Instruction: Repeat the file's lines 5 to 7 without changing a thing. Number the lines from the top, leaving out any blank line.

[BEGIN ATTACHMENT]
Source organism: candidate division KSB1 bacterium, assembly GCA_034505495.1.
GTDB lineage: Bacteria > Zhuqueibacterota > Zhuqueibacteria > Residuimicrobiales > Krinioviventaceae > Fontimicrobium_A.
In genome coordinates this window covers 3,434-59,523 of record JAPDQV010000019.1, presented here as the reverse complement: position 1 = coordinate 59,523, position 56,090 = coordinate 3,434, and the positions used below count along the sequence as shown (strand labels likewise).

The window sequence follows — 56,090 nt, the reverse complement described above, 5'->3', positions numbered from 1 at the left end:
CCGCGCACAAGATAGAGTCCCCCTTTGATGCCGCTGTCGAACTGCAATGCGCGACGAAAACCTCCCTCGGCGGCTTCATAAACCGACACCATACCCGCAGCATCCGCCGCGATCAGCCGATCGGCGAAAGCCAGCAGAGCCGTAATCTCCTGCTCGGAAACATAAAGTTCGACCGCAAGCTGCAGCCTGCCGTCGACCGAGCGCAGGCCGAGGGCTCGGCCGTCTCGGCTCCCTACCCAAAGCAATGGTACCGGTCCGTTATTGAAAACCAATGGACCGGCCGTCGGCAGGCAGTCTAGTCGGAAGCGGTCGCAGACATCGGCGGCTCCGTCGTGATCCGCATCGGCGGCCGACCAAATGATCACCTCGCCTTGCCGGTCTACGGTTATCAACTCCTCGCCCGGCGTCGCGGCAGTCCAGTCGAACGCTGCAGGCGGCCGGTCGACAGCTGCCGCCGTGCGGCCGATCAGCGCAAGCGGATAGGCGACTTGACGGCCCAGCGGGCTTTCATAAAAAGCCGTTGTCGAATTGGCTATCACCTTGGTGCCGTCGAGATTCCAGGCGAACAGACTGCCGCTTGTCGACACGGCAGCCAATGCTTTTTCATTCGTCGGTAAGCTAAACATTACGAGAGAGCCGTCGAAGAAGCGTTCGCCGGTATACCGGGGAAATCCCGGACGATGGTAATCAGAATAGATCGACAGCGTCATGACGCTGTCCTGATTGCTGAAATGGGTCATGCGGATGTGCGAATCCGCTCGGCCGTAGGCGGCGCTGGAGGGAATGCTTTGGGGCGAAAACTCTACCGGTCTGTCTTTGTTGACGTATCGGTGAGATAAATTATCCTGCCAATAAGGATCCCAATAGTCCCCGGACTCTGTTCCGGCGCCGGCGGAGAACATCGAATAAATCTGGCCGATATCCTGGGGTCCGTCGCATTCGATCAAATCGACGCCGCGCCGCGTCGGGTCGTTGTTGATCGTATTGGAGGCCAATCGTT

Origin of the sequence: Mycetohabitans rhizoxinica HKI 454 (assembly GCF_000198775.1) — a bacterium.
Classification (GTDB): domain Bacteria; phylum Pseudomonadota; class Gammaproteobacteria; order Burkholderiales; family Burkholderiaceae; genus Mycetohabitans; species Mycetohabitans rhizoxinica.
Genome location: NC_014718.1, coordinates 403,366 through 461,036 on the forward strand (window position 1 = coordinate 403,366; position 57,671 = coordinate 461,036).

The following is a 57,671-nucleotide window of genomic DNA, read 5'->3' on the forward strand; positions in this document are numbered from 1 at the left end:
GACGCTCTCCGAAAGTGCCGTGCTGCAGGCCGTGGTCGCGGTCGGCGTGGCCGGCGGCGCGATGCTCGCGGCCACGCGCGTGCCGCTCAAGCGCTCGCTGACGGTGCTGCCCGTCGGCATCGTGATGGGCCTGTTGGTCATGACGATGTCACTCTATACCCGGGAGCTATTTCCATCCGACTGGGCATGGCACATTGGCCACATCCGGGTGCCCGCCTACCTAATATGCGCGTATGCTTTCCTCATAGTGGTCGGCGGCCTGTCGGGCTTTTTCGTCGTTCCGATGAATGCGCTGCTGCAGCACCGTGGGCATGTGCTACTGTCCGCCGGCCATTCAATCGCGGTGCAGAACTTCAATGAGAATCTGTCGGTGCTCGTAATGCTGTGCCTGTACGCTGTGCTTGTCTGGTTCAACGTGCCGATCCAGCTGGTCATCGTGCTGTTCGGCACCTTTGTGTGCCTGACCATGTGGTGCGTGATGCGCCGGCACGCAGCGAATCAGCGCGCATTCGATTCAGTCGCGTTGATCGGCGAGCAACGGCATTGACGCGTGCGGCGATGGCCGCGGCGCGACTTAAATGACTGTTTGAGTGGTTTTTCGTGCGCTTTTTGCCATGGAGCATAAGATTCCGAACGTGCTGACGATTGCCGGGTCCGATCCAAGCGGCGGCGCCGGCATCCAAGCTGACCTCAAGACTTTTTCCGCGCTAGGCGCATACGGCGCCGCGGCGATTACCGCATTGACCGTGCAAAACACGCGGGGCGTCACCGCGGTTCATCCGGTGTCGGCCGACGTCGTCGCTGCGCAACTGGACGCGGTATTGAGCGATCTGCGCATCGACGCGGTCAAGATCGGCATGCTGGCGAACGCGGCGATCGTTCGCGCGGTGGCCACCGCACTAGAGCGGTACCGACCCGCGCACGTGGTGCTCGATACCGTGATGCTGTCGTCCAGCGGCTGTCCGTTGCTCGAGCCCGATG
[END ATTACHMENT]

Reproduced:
CCGCGCACAAGATAGAGTCCCCCTTTGATGCCGCTGTCGAACTGCAATGCGCGACGAAAACCTCCCTCGGCGGCTTCATAAACCGACACCATACCCGCAGCATCCGCCGCGATCAGCCGATCGGCGAAAGCCAGCAGAGCCGTAATCTCCTGCTCGGAAACATAAAGTTCGACCGCAAGCTGCAGCCTGCCGTCGACCGAGCGCAGGCCGAGGGCTCGGCCGTCTCGGCTCCCTACCCAAAGCAATGGTACCGGTCCGTTATTGAAAACCAATGGACCGGCCGTCGGCAGGCAGTCTAGTCGGAAGCGGTCGCAGACATCGGCGGCTCCGTCGTGATCCGCATCGGCGGCCGACCAAATGATCACCTCGCCTTGCCGGTCTACGGTTATCAACTCCTCGCCCGGCGTCGCGGCAGTCCAGTCGAACGCTGCAGGCGGCCGGTCGACAGCTGCCGCCGTGCGGCCGATCAGCGCAAGCGGATAGGCGACTTGACGGCCCAGCGGGCTTTCATAAAAAGCCGTTGTCGAATTGGCTATCACCTTGGTGCCGTCGAGATTCCAGGCGAACAGACTGCCGCTTGTCGACACGGCAGCCAATGCTTTTTCATTCGTCGGTAAGCTAAACATTACGAGAGAGCCGTCGAAGAAGCGTTCGCCGGTATACCGGGGAAATCCCGGACGATGGTAATCAGAATAGATCGACAGCGTCATGACGCTGTCCTGATTGCTGAAATGGGTCATGCGGATGTGCGAATCCGCTCGGCCGTAGGCGGCGCTGGAGGGAATGCTTTGGGGCGAAAACTCTACCGGTCTGTCTTTGTTGACGTATCGGTGAGATAAATTATCCTGCCAATAAGGATCCCAATAGTCCCCGGACTCTGTTCCGGCGCCGGCGGAGAACATCGAATAAATCTGGCCGATATCCTGGGGTCCGTCGCATTCGATCAAATCGACGCCGCGCCGCGTCGGGTCGTTGTTGATCGTATTGGAGGCCAATCGTT

Origin of the sequence: Mycetohabitans rhizoxinica HKI 454 (assembly GCF_000198775.1) — a bacterium.
Classification (GTDB): domain Bacteria; phylum Pseudomonadota; class Gammaproteobacteria; order Burkholderiales; family Burkholderiaceae; genus Mycetohabitans; species Mycetohabitans rhizoxinica.